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History Trivia Quiz Part Two

These History Trivia questions were originally published in my Thought For The Week email newsletter.   

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After each question, click on the answer you believe is most accurate.


31.  Joseph Grimaldi is considered the Father of Modern Clowning.  Some people erroneously credit him with being the first Whiteface clown.  He was not the first to wear Whiteface make up.  However, he did introduce a new style of make up design and wardrobe.  He is important because he elevated the Whiteface clown from a supporting to starring role in nineteenth century British theater.  His father, Giuseppi Grimaldi, was a dancing master and pantomimist.  He appeared sometimes as a clown in British pantomimes.  Joseph began his performing career at the age of four by appearing on stage with his father.  His first role was



32.  The clown who wore the appropriate birthstone each month on the end of his nose was



33. Super Circus was a network television show broadcast from Chicago from 1949 until 1955.  The clowns on the show were Cliffy (Cliff Sobier), Nicky (Nicky Francis), and Scampy (Bardy Patton and then Sandy Dobritch).  While Kellogg’s sponsored the program they introduced a new product, Sugar Smacks, which had a clown on the cereal box.  The clown depicted was:



34.  When Red Skelton’s radio program debuted in January 1939 the vocalist on the program was




31. A. A miniature version of his father  False.  It common in the twentieth century for children to appear as miniature versions of adult entertainers.  However there is no evidence that Joseph performed as a miniature version of his father according to Grimaldi expert Richard Findlater.

31. B. A monkey  True.  In the nineteenth century young children served an apprenticeship in the theater performing “skinwork” portraying monkeys, dogs, and other animals.  This provided them an easy way to learn the basics of theater work without being required to learn a complete role.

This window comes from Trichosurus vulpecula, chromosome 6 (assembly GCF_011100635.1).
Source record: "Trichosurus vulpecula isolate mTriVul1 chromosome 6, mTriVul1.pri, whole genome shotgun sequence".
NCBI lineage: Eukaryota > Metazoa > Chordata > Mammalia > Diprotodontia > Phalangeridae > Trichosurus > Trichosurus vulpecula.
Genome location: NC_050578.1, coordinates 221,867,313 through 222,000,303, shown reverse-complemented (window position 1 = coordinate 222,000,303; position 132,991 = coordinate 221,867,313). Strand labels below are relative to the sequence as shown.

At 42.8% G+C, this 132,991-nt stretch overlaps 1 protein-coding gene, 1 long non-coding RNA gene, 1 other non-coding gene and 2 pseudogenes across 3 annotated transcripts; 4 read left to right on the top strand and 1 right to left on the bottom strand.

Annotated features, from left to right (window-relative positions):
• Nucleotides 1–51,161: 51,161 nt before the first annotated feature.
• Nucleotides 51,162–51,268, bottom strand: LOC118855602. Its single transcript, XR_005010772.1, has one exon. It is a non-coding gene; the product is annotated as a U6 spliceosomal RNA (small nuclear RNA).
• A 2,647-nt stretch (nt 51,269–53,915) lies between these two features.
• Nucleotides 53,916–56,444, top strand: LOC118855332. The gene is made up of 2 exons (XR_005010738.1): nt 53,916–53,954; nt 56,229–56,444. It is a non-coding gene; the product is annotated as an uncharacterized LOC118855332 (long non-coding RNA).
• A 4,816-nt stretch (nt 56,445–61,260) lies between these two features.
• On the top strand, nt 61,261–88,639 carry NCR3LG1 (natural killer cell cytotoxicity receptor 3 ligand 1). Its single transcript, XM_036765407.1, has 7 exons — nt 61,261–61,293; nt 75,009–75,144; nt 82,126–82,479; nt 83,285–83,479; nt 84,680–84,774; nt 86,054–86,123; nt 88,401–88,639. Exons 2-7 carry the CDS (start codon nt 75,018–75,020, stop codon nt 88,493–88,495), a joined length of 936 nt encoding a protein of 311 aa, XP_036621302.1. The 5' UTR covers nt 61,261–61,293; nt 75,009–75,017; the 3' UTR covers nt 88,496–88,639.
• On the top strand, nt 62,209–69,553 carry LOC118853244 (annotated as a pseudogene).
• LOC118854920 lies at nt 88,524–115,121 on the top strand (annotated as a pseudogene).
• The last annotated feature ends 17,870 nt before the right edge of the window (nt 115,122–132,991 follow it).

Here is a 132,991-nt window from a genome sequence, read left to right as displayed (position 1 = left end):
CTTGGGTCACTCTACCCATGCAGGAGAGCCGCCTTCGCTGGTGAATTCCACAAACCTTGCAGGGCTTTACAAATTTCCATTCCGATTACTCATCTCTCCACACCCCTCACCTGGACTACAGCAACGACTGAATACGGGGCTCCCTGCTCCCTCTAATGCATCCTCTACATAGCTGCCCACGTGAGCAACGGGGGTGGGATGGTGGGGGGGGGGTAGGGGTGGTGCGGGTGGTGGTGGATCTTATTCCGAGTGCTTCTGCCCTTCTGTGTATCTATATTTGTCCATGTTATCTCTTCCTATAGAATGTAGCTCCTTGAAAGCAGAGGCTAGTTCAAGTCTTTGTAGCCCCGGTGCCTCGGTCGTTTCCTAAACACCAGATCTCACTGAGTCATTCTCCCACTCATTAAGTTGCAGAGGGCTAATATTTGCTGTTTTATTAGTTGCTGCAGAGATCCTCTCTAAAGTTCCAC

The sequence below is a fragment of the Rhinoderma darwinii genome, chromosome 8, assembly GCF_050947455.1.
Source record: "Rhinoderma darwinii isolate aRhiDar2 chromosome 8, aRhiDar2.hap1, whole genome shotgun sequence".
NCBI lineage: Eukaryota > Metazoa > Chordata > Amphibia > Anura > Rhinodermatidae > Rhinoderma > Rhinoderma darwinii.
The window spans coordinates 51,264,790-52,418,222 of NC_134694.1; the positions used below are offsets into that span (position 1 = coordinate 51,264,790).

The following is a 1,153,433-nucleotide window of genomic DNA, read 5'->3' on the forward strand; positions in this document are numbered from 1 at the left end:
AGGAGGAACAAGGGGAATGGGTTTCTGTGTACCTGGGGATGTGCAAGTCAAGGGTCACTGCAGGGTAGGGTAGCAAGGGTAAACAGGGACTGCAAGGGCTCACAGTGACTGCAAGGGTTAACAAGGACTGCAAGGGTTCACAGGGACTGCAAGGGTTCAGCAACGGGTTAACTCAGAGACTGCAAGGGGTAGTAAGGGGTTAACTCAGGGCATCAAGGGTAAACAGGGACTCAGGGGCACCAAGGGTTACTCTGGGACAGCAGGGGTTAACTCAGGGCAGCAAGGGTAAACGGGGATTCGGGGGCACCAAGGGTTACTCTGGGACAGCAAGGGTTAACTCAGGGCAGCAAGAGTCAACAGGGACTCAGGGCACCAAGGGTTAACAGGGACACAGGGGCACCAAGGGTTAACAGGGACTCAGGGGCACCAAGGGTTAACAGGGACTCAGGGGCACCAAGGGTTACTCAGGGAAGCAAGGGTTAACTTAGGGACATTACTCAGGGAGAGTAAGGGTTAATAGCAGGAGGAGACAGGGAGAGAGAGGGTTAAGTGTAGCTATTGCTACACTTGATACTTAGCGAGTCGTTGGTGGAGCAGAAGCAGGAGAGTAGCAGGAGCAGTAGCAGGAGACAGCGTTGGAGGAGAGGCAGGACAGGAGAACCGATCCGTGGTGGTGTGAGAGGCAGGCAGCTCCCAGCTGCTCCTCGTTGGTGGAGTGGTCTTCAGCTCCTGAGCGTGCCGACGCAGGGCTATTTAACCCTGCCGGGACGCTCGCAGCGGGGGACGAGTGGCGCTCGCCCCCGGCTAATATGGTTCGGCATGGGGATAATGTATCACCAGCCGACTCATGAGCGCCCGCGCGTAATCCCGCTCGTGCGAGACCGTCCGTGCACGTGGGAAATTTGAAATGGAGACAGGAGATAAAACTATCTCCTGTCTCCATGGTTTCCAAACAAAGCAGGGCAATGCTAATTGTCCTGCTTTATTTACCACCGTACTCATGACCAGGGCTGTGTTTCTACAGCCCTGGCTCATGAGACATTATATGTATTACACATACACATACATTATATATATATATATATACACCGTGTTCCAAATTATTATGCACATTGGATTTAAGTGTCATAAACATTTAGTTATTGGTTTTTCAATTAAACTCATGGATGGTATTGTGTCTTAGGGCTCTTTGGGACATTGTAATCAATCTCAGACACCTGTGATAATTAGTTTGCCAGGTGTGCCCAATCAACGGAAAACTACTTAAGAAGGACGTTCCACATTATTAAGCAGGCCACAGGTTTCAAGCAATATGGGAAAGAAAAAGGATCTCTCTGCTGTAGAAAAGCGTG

32. A Felix Adler.  True.  During one period of his career, Felix, known as the King of the Clowns, would stick the appropriate gem into the putty he used to form his nose.

32. B. Paul Jerome.  False.  Paul Jerome embedded a flashlight bulb in the putty he used to form his nose.  A wire went up the center of his forehead, under his wig, and down to the pocket of his coat where he had a battery and a door bell button to turn it on.  Paul Jerome also wore a plastic heart on the breast of his coat.  The heart was filled with bulbs which would flash on and off when he gazed at a beautiful woman in the audience. 

33. A.  Cliffy wrong The Super Circus Clowns appeared on many licensed products including a plastic model circus.  They performed the middle commercial of the show advertising Kellogg’s products.  However, Cliffy was not depicted on Sugar Smacks.

33. B. Paul Jung correct  Kellogg’s ads in the RBB&B Circus programs showed the Paul Jung boxes of Sugar Smacks.  His picture was also included on the small Sugar Smacks boxes in the snack packs.   The Super Circus commercials also showed regular sized Sugar Smacks boxes with Lou Jacobs pictured on the front.

34 A.  Harriet Hilliard True.  The bandleader on the Skelton show was Ozzie Nelson.  His wife, using her maiden name, was the band’s vocalist.  In addition to providing the music for the show, Harriet performed the female comedic roles including the mother of Junior, the Mean Widdle Kid.  Ozzie played many of the male supporting roles.  When the show went on an extended hiatus because Red Skelton went into the military, the Nelson’s started their own show called the Adventures of Ozzie and Harriet. 

 34 B.  Marilyn Maxwell  False.  Marilyn Maxwell appeared on the Abbott and Costello show sponsored by Camel Cigarettes.  The show started with the anagram C is for Comedy, A is for Bud Abbot, M is for Marilyn Maxwell, E is for Skinny Ennis, and L is for Lou Costello.  (Skinny Ennis was the bandleader.)  C stood for comedy instead of Lou Costello, which would have been more logical since the last names of the other performers were used, because Bud Abbot was the straightman of the team.  In vaudeville and burlesque the straightman was considered more important than the comedian to the success of the act so their name was always listed first.  The straightman also received sixty percent of the team’s income.  That practice continued in radio and early movies.

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